Tutorial:Generating consensus sequence from bam file
0
27
Entering edit mode
2.1 years ago

One of the recurring questions on biostars is "How can I create a consensus sequence from my bam file?" A variation of these question is "How to get fasta out of bam file?".

The rational behind this question is usually, to get the sequence for a given region of interest of my sample, so that one can do a multiple alignment between different samples/species.

The answer to this question is a simple two-step workflow:

1. Call variants
2. Include the variants into the reference sequence

Do the variant calling step with your favorite program/workflow, e.g. with bcftools:

$bcftools mpileup -Ou -f ref.fa input.bam | bcftools call -Ou -mv | bcftools norm -f ref.fa Oz -o output.vcf.gz  In the end, one needs a valid, sorted vcf file which is compressed with bgzip and indexed with tabix. I also recommend to normalize your vcf file (In the above command this is done by bcftools norm). If your vcf isn't already compressed you can do this with: $ bgzip -c output.vcf > output.vcf.gz


And indexing is done by:

$tabix output.vcf.gz  Now we are ready to create our consensus sequence. The tool of choice is bcftools consensus. If one like to create a complete new reference genome, based on the called variants, this is done by: $ bcftools consensus -f ref.fa output.vcf.gz > out.fa


If you are interested in only a given region:

$samtools faidx ref.fa 8:11870-11890 | bcftools consensus output.vcf.gz -o out.fa  You can also create consensus sequences for multiple regions, if you provide a bed file to samtools faidx: $ samtools faidx -r regions.bed ref.fa  | bcftools consensus output.vcf.gz -o out.fa


Have fun :)

fin swimmer

bam fasta consensus Tutorial • 3.7k views
0
Entering edit mode

Thanks for this! I have a question about tweaking the commands to have the consensus sequence report a "wobble" base in cases of heterozygosity, for example an R would be reported where a SNP is heterozygous for G/A. Do you think this is possible to implement in your pipeline? I'm writing in the context of healthy somatic human genomes (diploids).

0
Entering edit mode

According to the manual this should be possible with the -I argument:

-I, --iupac-codes
output variants in the form of IUPAC ambiguity codes

0
Entering edit mode

This seems like a very long-winded solution and doesn't apply if you don't have a reference to hand.

However that said, if you don't then your aligned BAM was probably aligned against a de-novo assembly and somewhere there should be a consensus lurking around.

I've generally done some trivial counting on the mpileup output, line by line, to call the consensus directly without going via vcf to start with and without needing a reference file. I should probably write such a tool and add it to samtools as it's a recurring question and can be done MUCH faster than needing to use bcftools.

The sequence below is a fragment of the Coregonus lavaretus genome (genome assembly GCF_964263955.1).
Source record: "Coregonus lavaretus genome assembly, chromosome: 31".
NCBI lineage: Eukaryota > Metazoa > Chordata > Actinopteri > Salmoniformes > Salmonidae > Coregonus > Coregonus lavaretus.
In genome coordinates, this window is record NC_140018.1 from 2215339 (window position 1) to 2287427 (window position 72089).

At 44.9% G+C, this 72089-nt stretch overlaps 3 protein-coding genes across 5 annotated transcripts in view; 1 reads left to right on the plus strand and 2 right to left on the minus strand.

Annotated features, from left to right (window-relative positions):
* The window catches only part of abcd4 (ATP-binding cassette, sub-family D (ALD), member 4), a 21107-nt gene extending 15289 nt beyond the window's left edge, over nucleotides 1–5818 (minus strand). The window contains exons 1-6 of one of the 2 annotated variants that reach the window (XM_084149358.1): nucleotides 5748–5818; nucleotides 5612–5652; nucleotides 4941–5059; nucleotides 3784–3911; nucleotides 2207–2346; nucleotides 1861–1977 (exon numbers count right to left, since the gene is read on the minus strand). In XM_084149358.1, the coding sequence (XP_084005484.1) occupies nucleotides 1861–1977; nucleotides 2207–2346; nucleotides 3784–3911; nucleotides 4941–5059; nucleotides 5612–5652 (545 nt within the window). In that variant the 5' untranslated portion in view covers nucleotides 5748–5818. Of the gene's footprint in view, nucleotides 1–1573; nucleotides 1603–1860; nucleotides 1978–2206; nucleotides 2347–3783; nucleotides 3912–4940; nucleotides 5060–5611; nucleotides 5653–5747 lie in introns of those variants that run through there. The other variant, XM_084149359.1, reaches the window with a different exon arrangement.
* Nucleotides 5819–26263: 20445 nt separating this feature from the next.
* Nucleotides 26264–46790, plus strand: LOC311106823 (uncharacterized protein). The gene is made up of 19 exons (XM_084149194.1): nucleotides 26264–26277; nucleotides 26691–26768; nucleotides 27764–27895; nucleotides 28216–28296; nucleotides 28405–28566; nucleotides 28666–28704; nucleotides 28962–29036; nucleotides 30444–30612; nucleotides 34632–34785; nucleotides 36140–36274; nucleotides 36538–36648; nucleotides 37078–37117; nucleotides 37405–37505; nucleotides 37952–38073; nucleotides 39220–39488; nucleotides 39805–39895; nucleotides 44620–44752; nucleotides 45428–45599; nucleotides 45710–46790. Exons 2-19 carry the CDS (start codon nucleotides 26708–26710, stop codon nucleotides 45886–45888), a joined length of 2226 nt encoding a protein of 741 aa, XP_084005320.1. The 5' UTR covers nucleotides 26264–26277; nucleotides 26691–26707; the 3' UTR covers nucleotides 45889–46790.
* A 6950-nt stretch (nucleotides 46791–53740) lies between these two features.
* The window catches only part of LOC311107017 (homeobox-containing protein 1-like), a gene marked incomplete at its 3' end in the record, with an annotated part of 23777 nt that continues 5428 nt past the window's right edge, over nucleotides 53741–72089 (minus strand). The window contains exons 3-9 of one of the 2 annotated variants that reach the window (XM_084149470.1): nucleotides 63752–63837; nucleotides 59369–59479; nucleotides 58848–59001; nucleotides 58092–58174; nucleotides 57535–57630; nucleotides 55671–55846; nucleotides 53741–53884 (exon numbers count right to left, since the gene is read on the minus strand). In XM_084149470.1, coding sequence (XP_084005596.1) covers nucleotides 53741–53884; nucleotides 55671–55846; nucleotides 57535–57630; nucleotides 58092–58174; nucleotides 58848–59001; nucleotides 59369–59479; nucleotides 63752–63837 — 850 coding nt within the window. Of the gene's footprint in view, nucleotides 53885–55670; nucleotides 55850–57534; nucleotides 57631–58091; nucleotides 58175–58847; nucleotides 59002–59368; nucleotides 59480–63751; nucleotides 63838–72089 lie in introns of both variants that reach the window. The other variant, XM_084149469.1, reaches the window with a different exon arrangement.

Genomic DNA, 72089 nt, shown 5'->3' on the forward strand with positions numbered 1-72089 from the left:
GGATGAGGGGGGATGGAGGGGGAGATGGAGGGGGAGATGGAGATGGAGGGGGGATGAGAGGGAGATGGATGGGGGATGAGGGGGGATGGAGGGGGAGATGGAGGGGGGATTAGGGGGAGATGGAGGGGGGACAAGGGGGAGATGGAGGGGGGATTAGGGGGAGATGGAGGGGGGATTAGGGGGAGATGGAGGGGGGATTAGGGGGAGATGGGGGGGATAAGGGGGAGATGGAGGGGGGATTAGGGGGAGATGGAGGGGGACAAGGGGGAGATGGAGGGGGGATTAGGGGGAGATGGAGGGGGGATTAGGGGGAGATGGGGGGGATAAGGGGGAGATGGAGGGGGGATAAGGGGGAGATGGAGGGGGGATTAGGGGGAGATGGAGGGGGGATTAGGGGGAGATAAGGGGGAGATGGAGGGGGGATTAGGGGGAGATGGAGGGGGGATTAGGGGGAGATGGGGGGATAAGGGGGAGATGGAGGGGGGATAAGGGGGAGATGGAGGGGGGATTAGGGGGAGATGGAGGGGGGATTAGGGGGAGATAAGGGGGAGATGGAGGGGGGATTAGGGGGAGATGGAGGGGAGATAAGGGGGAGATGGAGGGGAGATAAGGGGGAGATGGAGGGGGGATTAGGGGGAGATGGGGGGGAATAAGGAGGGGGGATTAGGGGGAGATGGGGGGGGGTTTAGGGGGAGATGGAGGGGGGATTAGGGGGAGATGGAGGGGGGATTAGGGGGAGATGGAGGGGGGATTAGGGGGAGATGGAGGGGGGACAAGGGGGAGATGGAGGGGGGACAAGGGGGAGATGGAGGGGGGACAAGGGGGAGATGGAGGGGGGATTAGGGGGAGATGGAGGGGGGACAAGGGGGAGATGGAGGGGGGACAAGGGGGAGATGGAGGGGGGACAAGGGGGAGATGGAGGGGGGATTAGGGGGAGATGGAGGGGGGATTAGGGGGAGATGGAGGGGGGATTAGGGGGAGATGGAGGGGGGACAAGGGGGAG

0
Entering edit mode

Hello jkbonfield ,

I've generally done some trivial counting on the mpileup output, line by line, to call the consensus directly without going via vcf to start with and without needing a reference file.

• How can you produce a mpileup if you don't have a reference?
• Trivial counting might work if you have perfect reads and simple regions. But finding out what is the real sequence for your sample is much more that just counting and hence you are doing variant calling.

I should probably write such a tool and add it to samtools.

I would always recommend if there is a widely used tool to use it instead of writing your own. It is very likely that one introduce much more errors by writing its own tool. If I'm right, you are one of the active contributors to samtools? So this might be an exception.

fin swimmer

0
Entering edit mode

"samtools mpileup foo.bam" will produce the columns showing what bases are aligned at each position. The reference column will be N, but that's irrelevant if you want the consensus (unless you're planning on using imputation to use reference in zero coverage regions, which can be useful in some situations).

As for not writing my own software - well that's what I do for a living (and yes much of it ends up in htslib and samtools). :-) There may well be tools out there already to generate consensus; bound to be infact, including my own hacky awk and perl one-liners, but having everything in the same package is nice for usability and discoverability.

0
Entering edit mode

Thank you for this! I am trying to get the mtGenome sequence for my samples to do a MSA, but maybe I'm not understanding what the output for this should look like. When I try to get the consensus for my chrM (mtGenome), the fasta file only contains 1 sequence. I thought it was supposed to get the mtGenome sequences of all my samples in a single fasta file, right? I don't know what I'm doing wrong :(

1
Entering edit mode

As the title suggests you get a consensus i.e. one sequence. When compared to the reference you started with this consensus will have SNP's where there are differences between your data and the reference.

You will need to generate a consensus independently for each sample if you have more than one sample.

0
Entering edit mode

Oh, since I never saw the -sample flag with the instructions I've seen around, I assumed that it was able to deal with a multi sample VCF without it and it would do for all the samples! Thanks for clarifying that.

1
Entering edit mode

It may be possible to do so but the example shown in tutorial is for a single sample VCF.